For the week of May 30 through June 7 | MUSIC: Get Out | Indy Week

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For the week of May 30 through June 7

Music worth leaving the house for


Thursday, June 1

International Drive, Solace Brothers, Annuals, Kings

Raleigh/Pittsburgh pop-punk emonaut International Drive have tapped some impressive help to unveil their debut EP, Give What You Want, But We'll Never Take It. Tucson's Solace Brothers come with sunburned necks and sandpapery rock, while Raleigh's majestically weird Annuals (who recently signed to brilliant N.Y. indie label Ace Fu Records) have never met a bit of world music they couldn't turn into a campfire sing-along. Look for their debut, Be He Me, in August. --RM

Friday, June 2

Port Huron Statement, North Elementary, Slim's

Kindred spirits in the frayed pop school, Chip Taylor and John Harrison knead confessional, often bittersweet stories into song. The former started Statement as a bedroom project; the quartet's now based in Raleigh with a forthcoming record. The Elementaries finished their seven-inch series recently, with an East Coast tour soon adding friends along the way. The joyful noise starts at 10 p.m. --CT

The Milagro Saints, Shakori Hills Moonlight Series, Silk Hope

Aah, sweet folk rock at its best. The Milagro Saints employ beautiful harmonies alongside romantic melodies to achieve a sound that's both soothing and light-hearted. It's hard to imagine that band members S.D. Ineson and Joyce Bowden met in NYC, seeing as they have successfully encapsulated the feeling of early summer in the South so well. Donations accepted/6:30 p.m. --KJ

Strange, Nudity, Proof, Kings

Without playing a single show, Raleigh trio Proof had an entirely too-busy year: Two Ph.D.s completed, two babies born and a slew of new songs in the can. Proof finally returns to stage society this week, and one hopes the priority-borne hiatus adds even more attack to their mathematically minded rock songs, which have the rare distinction of being aggressive and angular without being necessarily abrasive or atonal. Ya know, pummeling "pop." Raleigh's Strange and Olympia's Nudity headline. --GC

Saturday, June 3

Eyes To Space, On Three, Kapow! Music, Local 506

When we get to Mars (no, no, really, B-Dub's making it a priority!), I hope there's a huge red boombox blasting Eyes to Space at top volume. And I hope Jay Cartwright is flying around the thing on his keytar, and Wendy Spitzer on her bass (or maybe the oboe), like a couple of witches on brooms, screaming "We made it here first, assholes!" For the time being, though, I guess we'll all just have to be satisfied with free appearances at the 506. Free/10 p.m. --RM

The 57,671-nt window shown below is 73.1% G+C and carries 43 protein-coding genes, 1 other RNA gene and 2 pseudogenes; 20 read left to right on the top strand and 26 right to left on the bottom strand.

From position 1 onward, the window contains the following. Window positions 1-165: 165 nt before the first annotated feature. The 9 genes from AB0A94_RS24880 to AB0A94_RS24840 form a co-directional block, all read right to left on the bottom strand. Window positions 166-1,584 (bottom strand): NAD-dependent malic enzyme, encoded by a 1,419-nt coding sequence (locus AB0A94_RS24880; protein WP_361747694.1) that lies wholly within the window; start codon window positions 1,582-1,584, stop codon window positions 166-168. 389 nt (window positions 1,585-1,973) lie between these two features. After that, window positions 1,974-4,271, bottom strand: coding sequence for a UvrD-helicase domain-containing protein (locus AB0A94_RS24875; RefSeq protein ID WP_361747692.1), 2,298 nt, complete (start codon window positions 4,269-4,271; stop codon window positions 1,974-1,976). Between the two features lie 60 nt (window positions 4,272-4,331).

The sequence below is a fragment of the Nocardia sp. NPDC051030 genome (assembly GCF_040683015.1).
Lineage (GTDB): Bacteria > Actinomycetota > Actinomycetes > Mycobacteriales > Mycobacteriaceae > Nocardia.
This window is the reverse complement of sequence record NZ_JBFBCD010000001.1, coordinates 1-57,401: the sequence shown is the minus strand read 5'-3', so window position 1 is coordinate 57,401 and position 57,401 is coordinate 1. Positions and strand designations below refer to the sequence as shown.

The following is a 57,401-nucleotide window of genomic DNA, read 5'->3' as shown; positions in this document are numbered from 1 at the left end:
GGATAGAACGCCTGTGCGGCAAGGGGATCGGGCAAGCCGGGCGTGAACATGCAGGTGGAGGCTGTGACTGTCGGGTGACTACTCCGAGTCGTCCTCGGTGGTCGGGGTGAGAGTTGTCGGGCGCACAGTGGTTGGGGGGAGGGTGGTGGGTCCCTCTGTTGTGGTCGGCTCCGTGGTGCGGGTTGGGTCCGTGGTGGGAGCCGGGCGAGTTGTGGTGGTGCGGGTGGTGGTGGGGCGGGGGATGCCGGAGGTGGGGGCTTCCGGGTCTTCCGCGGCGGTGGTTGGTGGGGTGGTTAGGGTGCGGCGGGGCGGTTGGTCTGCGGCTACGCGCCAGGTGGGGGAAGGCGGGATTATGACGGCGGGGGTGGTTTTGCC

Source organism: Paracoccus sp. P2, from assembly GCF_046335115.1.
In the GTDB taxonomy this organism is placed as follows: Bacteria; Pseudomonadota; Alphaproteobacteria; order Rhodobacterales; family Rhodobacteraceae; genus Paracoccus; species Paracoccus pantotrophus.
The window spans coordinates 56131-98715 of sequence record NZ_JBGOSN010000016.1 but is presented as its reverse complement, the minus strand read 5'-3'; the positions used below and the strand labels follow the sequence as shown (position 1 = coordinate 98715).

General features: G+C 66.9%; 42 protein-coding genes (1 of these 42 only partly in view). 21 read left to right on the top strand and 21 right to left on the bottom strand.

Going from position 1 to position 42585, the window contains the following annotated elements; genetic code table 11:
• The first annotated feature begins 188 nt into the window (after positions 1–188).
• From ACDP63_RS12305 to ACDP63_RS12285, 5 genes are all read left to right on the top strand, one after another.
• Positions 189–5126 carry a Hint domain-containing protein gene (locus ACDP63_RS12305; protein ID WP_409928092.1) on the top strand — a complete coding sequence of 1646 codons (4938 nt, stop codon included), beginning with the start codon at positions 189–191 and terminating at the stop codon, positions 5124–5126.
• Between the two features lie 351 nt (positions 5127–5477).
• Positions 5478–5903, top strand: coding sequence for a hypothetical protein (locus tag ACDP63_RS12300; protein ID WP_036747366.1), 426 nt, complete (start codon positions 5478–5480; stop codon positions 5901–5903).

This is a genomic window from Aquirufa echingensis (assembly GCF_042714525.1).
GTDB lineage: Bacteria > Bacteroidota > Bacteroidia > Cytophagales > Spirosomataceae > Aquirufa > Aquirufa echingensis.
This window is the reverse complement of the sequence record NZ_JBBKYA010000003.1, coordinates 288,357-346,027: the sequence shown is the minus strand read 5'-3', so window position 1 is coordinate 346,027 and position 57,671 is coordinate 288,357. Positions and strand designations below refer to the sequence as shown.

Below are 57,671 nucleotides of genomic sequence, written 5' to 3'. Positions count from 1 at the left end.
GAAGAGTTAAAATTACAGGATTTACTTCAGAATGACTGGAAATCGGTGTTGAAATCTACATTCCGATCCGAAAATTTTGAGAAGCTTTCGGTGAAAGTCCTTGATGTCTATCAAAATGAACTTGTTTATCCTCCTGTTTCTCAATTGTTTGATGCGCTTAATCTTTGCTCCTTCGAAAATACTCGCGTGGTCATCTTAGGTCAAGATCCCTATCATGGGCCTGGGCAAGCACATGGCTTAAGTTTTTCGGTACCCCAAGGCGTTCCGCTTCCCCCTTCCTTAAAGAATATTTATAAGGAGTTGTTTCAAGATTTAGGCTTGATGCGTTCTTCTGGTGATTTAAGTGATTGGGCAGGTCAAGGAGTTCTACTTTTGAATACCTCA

Hobex, The Pour House

Soul is a recurrent theme in Hobex singer/guitarist Greg Humphreys' music--the tunes that he writes and those that he covers. In his opinion, the classic soul men--James Brown, Curtis Mayfield and Solomon Burke--were more than just hip-shakin' screamers with brilliant stage presence. He patterned his band after their example, making music that makes people think as well as dance. $6-8/10 p.m. --GB

Twilight Singers, Jeff Klein, Cat's Cradle

Wanna bet it's frustrating to be Greg Dulli--pisser, poor man's poet, somehow unmarketable "genius"? Here's a critically adored songwriter who's put a great deal of effort into a great deal of good things, but for some reason (maybe his cockish demeanor, maybe his slow descent into the quicksand of the '90s, maybe Fat Greg Dulli), nobody really remembers him as being that great. Even so, the new Twilight Singers album, recorded during and in the aftermath of Hurricane Katrina, finds Dulli invigorated and inspired. Indeed, Powder Burns is the former Whigs' most rewarding song cycle since Gentlemen. $12/9:15 p.m. --RM

Sunday, June 4

Tom Freund, The Pour House

Tom Freund is one of those artists' artists, a versatile singer-songwriter who's held in high regard in Musicians Local 101 but is just starting to get noticed in civilian circles. Occasional tourmate Graham Parker is a big booster, and I first came across Freund's name when the Silos covered his song "Fallen Angel" in the early '90s--not long after he recorded a duo album with Ben Harper. Come out, pay attention and spread the word. $8-10/7 p.m. --RC

Tuesday, June 6

Reid Johnson, Simple 1, The Cave

Reid Johnson's voice is by no parameter perfect: The Schooner frontman finds a key and mostly refuses to leave it, delivering idiosyncratic, imperfect pronunciations with an intonation always a bit on the tinny side. That said, it can be as wintry and challenging as Mark Kozelek's distant tone and as confiding and intimate as Sam Beam's breathy whisper. Johnson's songs, up front here in solo form, follow suit, pushed-to-the-edge statements about taking comfort in the small things, especially if they're all that's left. Pretty great. Donation/7:30 p.m. --GC

Wednesday, June 7

Over the Rhine, Hem, Local 506

Have you ever found yourself proposing to a voice? This is a smart pairing, with two bands characterized by female lead vocals (courtesy of Karin Bergquist and Sally Ellyson, respectively) that are as rich as they are gorgeous. Hem leaves a little more wide open space between notes--crawl on in under a sonic summer blanket--suggesting a cross between Cowboy Junkies and a condensed Lambchop. $12/8:30 p.m. --RC

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